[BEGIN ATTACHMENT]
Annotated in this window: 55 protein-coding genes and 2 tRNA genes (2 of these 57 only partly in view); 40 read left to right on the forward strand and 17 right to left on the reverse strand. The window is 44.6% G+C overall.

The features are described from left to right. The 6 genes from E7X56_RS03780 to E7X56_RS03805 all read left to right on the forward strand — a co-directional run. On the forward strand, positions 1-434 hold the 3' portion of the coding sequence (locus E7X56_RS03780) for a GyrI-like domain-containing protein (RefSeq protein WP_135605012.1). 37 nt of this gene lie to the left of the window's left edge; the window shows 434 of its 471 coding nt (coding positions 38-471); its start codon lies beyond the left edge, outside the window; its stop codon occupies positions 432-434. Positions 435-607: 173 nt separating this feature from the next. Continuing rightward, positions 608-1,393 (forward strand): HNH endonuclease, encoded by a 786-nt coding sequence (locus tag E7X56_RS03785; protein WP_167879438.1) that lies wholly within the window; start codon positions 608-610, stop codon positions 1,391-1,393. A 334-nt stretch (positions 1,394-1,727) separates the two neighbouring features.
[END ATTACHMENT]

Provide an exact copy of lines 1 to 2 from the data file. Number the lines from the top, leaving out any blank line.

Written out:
Annotated in this window: 55 protein-coding genes and 2 tRNA genes (2 of these 57 only partly in view); 40 read left to right on the forward strand and 17 right to left on the reverse strand. The window is 44.6% G+C overall.

The features are described from left to right. The 6 genes from E7X56_RS03780 to E7X56_RS03805 all read left to right on the forward strand — a co-directional run. On the forward strand, positions 1-434 hold the 3' portion of the coding sequence (locus E7X56_RS03780) for a GyrI-like domain-containing protein (RefSeq protein WP_135605012.1). 37 nt of this gene lie to the left of the window's left edge; the window shows 434 of its 471 coding nt (coding positions 38-471); its start codon lies beyond the left edge, outside the window; its stop codon occupies positions 432-434. Positions 435-607: 173 nt separating this feature from the next. Continuing rightward, positions 608-1,393 (forward strand): HNH endonuclease, encoded by a 786-nt coding sequence (locus tag E7X56_RS03785; protein WP_167879438.1) that lies wholly within the window; start codon positions 608-610, stop codon positions 1,391-1,393. A 334-nt stretch (positions 1,394-1,727) separates the two neighbouring features.